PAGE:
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NTS Bulletin

NTS Bulletin February 2011 (Issue 2)

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Thai-Cambodian Border Clashes Resume

Fighting resumed along the disputed Thai-Cambodian border, covering Thailand’s Si Sa Ket province and Cambodia’s Preah Vihear province, following the start of gunfire and artillery duels on 4 February 2011. The number of persons killed and injured on both sides continues to rise and the fighting has led to the displacement of more than 20,000 people.

The Preah Vihear temple lies at the centre of the conflict due to its location on the disputed territory. The temple has since sustained damage as a result of the fighting. Its religious symbolism for Buddhists on both sides of the border has contributed to fuelling nationalism within and conflicts between both countries for decades. An International Court of Justice ruling in 1962 had awarded the temple to Cambodia, inciting Thai unhappiness. Further, in 2008, Cambodia had successfully applied for World Heritage status for the temple.

The dispute has provoked comment from fellow ASEAN member states. The Malaysian and Singaporean foreign ministries have expressed that it is in line with the spirit of ASEAN solidarity that the two countries settle the dispute amicably through dialogue and negotiations. The Cambodian Prime Minister, Hun Sen, has demanded UN Security Council peacekeeping intervention through the formation of a buffer zone along the border. Indonesia holds the Chair of ASEAN this year and Indonesian President, Susilo Bambang Yudhoyono, has sent Foreign Minister, Marty Natalegawa, to Cambodia and Thailand to speak to the leaders of both countries. The minister stressed that a bilateral approach between the two countries is fundamental to the resolution of the conflict.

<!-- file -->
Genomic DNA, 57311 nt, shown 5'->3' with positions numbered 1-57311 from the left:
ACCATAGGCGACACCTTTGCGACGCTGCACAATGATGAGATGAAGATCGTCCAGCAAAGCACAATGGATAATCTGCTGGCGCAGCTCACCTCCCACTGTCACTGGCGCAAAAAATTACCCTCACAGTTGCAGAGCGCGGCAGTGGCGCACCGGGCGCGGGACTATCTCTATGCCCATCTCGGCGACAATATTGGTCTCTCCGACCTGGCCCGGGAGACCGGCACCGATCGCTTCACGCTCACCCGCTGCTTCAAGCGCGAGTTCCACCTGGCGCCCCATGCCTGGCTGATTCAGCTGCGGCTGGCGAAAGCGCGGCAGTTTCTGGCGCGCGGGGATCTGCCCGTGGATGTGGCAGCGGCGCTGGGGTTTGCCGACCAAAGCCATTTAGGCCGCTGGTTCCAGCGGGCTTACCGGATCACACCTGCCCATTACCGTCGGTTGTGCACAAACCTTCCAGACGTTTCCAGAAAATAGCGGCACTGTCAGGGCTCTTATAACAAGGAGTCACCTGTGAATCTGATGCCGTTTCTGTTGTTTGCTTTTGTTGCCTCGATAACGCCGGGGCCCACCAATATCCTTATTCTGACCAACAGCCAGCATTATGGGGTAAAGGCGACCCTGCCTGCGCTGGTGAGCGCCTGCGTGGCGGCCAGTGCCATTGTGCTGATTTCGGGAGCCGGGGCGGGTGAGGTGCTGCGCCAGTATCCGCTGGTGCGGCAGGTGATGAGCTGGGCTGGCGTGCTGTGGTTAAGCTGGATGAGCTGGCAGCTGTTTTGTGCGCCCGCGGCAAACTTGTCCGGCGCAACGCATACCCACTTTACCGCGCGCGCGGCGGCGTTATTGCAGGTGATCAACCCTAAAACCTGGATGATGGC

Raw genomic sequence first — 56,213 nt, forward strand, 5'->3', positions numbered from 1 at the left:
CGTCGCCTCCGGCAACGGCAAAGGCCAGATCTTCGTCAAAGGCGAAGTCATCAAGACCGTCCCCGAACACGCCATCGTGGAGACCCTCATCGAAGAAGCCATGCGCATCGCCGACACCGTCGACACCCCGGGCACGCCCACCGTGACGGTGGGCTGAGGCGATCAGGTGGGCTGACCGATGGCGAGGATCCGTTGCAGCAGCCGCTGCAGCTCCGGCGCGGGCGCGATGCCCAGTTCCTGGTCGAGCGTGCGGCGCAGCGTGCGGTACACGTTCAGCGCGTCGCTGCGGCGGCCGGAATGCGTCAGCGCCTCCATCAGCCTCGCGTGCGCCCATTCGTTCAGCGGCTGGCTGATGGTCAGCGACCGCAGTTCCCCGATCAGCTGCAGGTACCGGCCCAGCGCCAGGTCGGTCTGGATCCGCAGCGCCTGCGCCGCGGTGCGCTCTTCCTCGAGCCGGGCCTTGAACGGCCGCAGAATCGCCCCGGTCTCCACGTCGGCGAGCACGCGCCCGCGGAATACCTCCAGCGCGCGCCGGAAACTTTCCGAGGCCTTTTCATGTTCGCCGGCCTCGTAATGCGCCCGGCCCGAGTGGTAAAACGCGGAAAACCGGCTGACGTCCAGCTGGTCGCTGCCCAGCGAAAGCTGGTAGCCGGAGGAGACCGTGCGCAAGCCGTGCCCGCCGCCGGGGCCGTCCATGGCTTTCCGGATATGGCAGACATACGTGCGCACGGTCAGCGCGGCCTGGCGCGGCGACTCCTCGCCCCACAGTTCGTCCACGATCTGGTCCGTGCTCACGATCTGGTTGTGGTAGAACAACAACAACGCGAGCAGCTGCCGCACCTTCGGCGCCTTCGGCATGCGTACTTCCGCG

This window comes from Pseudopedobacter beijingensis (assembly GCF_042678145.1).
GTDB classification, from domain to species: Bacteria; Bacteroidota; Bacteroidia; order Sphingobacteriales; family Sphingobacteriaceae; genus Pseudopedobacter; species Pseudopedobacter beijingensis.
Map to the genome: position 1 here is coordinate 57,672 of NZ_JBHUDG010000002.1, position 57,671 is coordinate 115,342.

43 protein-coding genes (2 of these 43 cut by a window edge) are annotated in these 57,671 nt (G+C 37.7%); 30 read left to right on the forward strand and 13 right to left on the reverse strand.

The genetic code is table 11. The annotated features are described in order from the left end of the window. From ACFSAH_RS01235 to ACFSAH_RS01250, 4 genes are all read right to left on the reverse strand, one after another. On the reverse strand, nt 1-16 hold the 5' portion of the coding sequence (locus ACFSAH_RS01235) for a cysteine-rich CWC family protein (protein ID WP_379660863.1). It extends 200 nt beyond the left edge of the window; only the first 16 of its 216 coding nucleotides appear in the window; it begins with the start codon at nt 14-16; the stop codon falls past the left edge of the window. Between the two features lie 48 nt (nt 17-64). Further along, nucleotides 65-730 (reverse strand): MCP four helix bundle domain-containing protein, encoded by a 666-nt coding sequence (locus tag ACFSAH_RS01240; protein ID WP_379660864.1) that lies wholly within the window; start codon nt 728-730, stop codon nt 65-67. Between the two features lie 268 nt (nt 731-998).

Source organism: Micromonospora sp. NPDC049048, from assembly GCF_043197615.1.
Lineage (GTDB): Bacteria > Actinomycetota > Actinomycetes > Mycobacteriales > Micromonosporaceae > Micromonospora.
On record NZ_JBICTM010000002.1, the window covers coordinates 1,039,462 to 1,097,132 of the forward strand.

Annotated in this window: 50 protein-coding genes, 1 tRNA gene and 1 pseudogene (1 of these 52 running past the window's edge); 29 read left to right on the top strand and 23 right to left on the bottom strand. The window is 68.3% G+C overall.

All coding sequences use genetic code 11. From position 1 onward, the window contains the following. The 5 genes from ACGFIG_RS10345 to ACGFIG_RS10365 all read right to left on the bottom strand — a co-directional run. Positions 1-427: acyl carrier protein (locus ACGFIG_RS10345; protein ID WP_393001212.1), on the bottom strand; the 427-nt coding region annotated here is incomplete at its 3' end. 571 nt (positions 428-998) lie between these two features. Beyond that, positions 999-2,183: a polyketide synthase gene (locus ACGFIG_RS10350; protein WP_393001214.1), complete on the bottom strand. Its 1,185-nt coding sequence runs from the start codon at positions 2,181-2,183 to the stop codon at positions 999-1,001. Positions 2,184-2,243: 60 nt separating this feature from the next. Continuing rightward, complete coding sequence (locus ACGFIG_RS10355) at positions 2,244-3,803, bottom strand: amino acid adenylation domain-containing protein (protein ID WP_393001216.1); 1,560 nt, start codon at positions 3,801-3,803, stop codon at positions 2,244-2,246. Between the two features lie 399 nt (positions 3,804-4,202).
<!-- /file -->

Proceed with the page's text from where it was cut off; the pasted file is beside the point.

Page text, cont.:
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HUMAN TRAFFICKING

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The paper examines the impact of the presence of international organisations (IOs) such as the UN and the Organization of American States (OAS) on human trafficking rates in Haiti. It also identifies factors which contribute to enhancing the role of IOs in addressing this transborder activity and conducts a comparative analysis of the UN and the OAS.

Building on the discourse to extend the focus of criminal law enforcement to the prevention of human trafficking, this article examines alternative frameworks for addressing the issue. In particular, it considers the role of a public health approach. This article is relevant for those researching alternative preventative measures for human trafficking.

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INTERNAL AND CROSS-BORDER CONFLICT

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The book examines the relationship between identities, violence and conflict in the context of internal migration within India. It reviews the existing institutional framework through analysis of the implications of internal migration, livelihood strategies, recruitment processes, and development and policy concerns, with a focus on employment networks, gender dimensions and migration-development linkages. It also puts forward policy recommendations on improving the living and working conditions of migrant workers.

This paper examines progress and insufficiency in promoting and protecting human rights in Cambodia based on the experiences of UN human rights special rapporteurs working in the country. Despite encouraging progress, the country has yet to meet the international benchmark, thus the UN human rights mandate in Cambodia remains very much relevant. In particular, the paper emphasises the importance of the government’s support for the rapporteur’s approach in the promotion of human rights in the country.

The paper highlights that the Responsibility to Protect (RtoP) norm has evolved through a feedback loop mechanism rather than via a linear top-down process. In establishing this, the paper considers the processes and causal mechanisms that contribute to the evolution of the RtoP principle, the challenges faced in diffusing the norm and the variation of norm effects across states. The paper gives particular focus to RtoP in China and Japan.